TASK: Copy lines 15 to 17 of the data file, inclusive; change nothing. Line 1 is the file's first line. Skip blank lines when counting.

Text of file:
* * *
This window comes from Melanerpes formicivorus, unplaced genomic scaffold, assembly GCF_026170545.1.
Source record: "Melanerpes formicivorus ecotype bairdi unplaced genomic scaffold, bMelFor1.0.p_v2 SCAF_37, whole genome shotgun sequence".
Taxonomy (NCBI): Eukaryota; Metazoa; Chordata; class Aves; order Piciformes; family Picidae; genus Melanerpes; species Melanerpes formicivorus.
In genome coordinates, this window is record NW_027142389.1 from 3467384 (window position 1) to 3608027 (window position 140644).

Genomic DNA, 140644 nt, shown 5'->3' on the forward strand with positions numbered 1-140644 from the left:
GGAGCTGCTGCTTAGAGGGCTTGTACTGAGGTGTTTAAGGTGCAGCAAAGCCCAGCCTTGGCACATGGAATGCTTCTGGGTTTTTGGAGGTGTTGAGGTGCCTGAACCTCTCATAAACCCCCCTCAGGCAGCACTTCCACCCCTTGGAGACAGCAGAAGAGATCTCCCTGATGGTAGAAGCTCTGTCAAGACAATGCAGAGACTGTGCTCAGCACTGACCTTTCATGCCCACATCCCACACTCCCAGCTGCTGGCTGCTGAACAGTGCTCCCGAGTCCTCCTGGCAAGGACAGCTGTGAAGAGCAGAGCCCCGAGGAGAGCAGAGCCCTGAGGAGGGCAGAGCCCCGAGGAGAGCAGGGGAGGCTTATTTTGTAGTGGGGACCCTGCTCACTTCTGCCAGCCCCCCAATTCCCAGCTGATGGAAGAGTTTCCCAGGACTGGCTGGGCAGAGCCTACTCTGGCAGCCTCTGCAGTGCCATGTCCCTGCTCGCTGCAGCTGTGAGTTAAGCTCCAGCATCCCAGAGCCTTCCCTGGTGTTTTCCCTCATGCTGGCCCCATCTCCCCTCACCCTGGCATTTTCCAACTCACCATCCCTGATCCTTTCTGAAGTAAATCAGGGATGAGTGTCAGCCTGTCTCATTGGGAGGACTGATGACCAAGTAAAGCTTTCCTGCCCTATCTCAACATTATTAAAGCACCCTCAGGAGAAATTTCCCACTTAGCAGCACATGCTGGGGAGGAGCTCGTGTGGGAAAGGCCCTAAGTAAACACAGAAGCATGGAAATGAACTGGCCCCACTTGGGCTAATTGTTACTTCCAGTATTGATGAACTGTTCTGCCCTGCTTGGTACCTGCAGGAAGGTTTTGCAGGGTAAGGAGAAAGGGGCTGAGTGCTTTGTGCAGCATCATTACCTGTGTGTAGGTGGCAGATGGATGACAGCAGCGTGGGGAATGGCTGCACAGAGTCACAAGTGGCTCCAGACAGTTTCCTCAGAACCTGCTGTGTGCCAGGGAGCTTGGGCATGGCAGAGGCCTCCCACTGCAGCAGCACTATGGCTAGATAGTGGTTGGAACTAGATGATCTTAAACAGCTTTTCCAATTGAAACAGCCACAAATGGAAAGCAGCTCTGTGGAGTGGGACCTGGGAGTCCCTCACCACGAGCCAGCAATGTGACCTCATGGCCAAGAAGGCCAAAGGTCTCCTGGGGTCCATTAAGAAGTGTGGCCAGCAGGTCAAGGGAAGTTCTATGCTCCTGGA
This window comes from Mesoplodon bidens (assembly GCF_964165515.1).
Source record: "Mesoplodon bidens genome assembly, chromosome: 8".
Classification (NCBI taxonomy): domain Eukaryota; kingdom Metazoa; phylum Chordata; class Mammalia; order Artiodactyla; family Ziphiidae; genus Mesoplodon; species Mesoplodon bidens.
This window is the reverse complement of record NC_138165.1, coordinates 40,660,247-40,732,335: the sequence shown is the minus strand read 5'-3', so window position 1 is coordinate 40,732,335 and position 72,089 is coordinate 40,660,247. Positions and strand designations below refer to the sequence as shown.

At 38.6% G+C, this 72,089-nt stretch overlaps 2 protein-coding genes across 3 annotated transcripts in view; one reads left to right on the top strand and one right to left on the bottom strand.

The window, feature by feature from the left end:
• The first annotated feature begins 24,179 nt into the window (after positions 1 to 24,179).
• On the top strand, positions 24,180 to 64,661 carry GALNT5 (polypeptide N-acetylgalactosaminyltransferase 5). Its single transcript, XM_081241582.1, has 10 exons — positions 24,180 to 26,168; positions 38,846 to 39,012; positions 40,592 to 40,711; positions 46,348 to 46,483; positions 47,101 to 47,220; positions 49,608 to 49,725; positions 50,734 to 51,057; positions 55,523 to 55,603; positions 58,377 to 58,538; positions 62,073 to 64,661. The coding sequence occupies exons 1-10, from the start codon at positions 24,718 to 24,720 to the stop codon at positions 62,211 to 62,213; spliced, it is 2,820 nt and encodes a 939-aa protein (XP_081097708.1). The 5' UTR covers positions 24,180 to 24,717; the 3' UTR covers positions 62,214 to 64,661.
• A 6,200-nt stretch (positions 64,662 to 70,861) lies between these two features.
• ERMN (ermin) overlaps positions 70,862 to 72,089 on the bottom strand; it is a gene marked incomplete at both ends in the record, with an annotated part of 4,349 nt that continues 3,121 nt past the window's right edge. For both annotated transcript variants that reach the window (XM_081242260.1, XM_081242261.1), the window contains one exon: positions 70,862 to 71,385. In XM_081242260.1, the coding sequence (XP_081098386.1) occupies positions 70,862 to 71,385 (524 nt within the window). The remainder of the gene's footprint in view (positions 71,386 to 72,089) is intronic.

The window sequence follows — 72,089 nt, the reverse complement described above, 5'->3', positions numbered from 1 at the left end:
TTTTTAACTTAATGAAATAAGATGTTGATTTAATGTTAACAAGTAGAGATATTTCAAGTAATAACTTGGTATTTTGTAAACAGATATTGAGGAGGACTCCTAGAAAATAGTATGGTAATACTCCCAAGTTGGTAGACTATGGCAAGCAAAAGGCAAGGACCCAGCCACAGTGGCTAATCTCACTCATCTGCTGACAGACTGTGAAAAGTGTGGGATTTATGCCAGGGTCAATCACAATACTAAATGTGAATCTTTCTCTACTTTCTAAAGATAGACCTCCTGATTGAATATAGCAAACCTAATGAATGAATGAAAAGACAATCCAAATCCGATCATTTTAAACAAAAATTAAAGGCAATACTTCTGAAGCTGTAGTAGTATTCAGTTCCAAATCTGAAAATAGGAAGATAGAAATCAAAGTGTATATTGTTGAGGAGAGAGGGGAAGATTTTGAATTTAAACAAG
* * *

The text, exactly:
• A 6,200-nt stretch (positions 64,662 to 70,861) lies between these two features.
• ERMN (ermin) overlaps positions 70,862 to 72,089 on the bottom strand; it is a gene marked incomplete at both ends in the record, with an annotated part of 4,349 nt that continues 3,121 nt past the window's right edge. For both annotated transcript variants that reach the window (XM_081242260.1, XM_081242261.1), the window contains one exon: positions 70,862 to 71,385. In XM_081242260.1, the coding sequence (XP_081098386.1) occupies positions 70,862 to 71,385 (524 nt within the window). The remainder of the gene's footprint in view (positions 71,386 to 72,089) is intronic.

The window sequence follows — 72,089 nt, the reverse complement described above, 5'->3', positions numbered from 1 at the left end: